Hedge Fund News Wrap: Week Ending 10/3/14

Ackman Raises More than $3B in Amsterdam I.P.O

Activist investor William Ackman has raised a total of $3.07 billion ahead of an initial public offering in Amsterdam, the company said on Wednesday.
The fund, Pershing Square Holdings, with prices listed at $25 a share for a market capitalization of $6.2 billion, will start trading on Euronext Amsterdam on October 13th of this year.

The fund will allow Ackman to access a permanent pool of capital, which will facilitate bigger and bolder bets after years of struggling with corporate boards in the United States, according to The New York Times.

The completion of the offering of Pershing Square Holdings is a seminal event in the history of the firm,” said Ackman in a press release on Wednesday.

The fund will be separate from Ackman’s Pershing Square Capital Management, which has $14.1 billion in assets under management.


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SEC Charges Two at Herbalife with Insider Trading

In a rare move, the Securities and Exchange Commission has charged two men of possessing confidential information about a hedge fund’s investment strategies. In this case, Filip Szymik and Jordan Peixoto have been accused of insider trading in Herbalife shares after one of them allegedly obtained confidential information about William Ackman’s short position on the company.

According to the SEC, Peixoto made $47,000 in illicit profits, and Syzmik faces a $47,100 civil penalty.

The New York Times calls the legal move a “twist” on the typical investigation into leaks of earnings information, future mergers, and other confidential corporate announcements. It also broadens the scope of investigation in how the SEC pursues insider trading.

According to investigators, Syzmik first learned of William Ackman’s short position from a former roommate, who at the time, was an employee of Ackman’s Pershing Square Capital. While Szymik’s roommate did not personally make Herbalife trades, nor Syzmik himself, the information was then shared with another Herbalife colleague, Peixoto, who bet against Herbalife.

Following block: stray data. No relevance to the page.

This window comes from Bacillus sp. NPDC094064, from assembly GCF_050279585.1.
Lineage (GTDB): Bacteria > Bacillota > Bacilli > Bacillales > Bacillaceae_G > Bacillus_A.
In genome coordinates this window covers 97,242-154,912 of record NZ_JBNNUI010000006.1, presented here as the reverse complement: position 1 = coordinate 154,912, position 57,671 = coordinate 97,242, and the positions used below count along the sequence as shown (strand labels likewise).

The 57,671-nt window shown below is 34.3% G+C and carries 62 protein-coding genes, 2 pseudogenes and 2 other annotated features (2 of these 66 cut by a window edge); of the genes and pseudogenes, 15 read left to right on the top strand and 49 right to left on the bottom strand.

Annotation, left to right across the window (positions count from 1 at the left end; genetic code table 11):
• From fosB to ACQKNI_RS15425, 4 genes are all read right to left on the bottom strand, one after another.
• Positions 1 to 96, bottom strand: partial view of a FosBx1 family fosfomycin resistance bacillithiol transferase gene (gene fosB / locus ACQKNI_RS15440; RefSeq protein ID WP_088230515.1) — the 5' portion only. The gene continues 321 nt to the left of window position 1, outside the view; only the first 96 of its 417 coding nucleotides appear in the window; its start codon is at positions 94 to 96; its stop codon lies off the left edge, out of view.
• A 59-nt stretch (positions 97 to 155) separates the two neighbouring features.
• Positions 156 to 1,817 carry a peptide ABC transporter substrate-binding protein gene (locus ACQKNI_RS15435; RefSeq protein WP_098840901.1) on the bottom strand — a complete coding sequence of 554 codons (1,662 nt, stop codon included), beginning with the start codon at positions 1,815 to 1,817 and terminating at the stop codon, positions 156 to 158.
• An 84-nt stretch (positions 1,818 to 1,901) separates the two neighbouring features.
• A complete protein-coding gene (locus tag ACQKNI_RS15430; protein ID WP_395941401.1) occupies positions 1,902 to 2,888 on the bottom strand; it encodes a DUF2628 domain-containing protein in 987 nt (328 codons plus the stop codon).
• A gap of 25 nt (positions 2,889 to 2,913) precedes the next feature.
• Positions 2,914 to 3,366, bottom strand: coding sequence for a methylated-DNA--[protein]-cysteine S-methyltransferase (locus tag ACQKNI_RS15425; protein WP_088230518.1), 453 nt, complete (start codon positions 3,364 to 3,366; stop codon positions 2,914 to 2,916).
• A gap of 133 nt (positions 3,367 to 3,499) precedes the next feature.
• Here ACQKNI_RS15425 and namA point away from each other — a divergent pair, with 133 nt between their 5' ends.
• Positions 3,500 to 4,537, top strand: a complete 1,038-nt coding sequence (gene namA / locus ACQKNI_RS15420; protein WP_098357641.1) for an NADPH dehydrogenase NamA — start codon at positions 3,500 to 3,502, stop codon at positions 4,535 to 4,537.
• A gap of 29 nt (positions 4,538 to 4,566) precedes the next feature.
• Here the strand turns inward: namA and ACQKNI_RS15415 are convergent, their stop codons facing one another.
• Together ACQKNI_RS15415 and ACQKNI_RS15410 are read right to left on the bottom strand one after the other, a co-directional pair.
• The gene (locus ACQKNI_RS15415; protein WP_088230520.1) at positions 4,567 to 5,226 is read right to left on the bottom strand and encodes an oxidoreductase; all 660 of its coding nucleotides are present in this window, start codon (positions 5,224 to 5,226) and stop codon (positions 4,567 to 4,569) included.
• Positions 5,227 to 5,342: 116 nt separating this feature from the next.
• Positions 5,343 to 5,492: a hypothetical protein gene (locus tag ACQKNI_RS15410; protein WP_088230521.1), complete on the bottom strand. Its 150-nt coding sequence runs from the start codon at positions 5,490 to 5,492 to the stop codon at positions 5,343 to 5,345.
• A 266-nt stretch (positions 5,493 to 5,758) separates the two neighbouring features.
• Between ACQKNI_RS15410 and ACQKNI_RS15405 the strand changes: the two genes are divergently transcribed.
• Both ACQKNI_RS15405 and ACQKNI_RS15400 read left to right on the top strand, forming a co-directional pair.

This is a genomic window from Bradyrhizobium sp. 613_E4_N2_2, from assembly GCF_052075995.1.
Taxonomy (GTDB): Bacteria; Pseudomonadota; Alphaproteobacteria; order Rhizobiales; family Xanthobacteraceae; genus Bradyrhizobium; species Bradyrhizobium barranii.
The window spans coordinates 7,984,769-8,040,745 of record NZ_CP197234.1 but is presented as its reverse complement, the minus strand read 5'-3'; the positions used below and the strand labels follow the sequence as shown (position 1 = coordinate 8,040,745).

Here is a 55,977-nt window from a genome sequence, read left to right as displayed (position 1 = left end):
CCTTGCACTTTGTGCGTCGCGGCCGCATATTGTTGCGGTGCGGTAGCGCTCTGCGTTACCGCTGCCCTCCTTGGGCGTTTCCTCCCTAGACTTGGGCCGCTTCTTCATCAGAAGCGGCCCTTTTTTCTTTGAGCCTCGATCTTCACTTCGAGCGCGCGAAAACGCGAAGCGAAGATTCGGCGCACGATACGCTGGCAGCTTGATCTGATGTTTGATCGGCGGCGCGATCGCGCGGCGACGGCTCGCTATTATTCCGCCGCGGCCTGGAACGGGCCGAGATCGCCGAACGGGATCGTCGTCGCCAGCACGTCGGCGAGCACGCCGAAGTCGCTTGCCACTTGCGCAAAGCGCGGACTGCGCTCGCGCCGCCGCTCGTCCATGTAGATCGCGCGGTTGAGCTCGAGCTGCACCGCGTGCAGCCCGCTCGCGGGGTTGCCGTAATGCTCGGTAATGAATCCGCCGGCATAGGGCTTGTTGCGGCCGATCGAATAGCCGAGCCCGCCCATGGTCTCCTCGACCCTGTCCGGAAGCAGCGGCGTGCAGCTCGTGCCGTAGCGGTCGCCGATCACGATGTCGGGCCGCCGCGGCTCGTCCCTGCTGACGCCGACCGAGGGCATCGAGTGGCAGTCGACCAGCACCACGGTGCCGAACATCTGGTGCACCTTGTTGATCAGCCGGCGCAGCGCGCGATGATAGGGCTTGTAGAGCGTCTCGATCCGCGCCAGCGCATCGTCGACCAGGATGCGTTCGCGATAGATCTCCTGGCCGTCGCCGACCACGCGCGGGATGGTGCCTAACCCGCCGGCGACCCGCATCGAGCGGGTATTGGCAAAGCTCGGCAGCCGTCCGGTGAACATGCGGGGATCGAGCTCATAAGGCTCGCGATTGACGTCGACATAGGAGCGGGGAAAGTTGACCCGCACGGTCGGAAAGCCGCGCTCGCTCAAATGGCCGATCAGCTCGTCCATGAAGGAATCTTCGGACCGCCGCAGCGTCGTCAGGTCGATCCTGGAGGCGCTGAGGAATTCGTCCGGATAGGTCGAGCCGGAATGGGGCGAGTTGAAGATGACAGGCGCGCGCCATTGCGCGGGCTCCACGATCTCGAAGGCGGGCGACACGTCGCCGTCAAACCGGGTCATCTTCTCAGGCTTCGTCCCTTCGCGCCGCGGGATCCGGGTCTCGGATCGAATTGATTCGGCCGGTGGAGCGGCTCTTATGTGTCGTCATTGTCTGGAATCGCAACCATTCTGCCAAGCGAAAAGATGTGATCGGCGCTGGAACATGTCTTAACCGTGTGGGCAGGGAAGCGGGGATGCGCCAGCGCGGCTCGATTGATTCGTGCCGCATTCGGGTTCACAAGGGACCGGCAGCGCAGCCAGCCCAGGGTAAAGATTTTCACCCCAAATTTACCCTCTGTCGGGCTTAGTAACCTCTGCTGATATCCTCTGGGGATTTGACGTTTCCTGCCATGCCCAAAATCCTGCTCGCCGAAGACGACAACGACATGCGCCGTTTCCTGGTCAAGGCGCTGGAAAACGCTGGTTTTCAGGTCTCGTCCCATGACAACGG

Szymik and Peixoto chose to engage in illicit tipping and trading in advance of the announcement of market-moving information, and today they are behind held accountable for these offenses,” said Sanjay Wadhwa, a senior SEC enforcement official.

Syzmik’s lawyer contends that his defendant did not profit in any way from the trades.

Peixoto’s lawyer states, “This is another instance of the SEC going too far and penalizing somebody for conduct that is not a violation of the law.”

While the case does not seem like a typical insider trading action, the SEC has in the past filed insider trading cases that do not involve corporate insiders.


See detailed coverage from:

Bloomberg News


Business Insider




Citi to Resume Hedge Fund Sales

Back in August, the Securities and Exchange Commission and Citigroup agreed on a $285 million settlement that severely limited the bank’s ability to sell investments in hedge funds and private equity.

However, it seems that the regulator has changed its mind. A five-member SEC panel unanimously voted to give Citigroup giant waivers, which now allows the bank to resume the sale of these investments to wealthy clients. The bank also retained its special status as a “WKSI,” or “well known seasoned issuer,” which allows large companies to quickly issue stocks or bonds without SEC review.

However, SEC Commissioner Kara Stein criticized the move by the commission, stating that its website “is replete with waiver after waiver for the largest financial institutions,” creating the impression that “some firms are just too big to bar.”

The August restriction came after a federal judge approved the SEC’s 2011 settlement with Citigroup over the sale of collateralized debt obligations to clients in 2006 and early 2007. CDOs were highly controversial investment packages that some contend led to the financial meltdown of 2008.

Before the restriction, Citi offered private-banking clients access to about 40 hedge funds.


See detailed coverage from:

The Wall Street Journal






Hedge Funds Pay Attention to Facebook Messages for Pharma Bets

Social media over-share has now become a go-to source of consumer information for Wall Street traders.

According to Bloomberg News, a number of companies are now packaging conversations on Facebook, Twitter, and online patient forums to sell to drug manufacturers, insurers, and hospitals who want to understand how people manage their health in the real world.

For instance, Treato, a Tel Aviv-based data company, sends fund mangers weekly or monthly reports with analysis of online conversations that may lead to early signals about a drug’s side effects or prescription patterns.

However, not all investors are confident about patient data. According to Businessweek, some investors feel that this data would only affect a drug maker’s stock if it escalated its way up to the U.S. Food and Drug Administration and led to restrictions in a drug’s use.

Regardless of how investors feel, data mining is increasingly becoming important in an age that is dominated by technology.


See detailed coverage from:

Bloomberg News

Fierce Pharma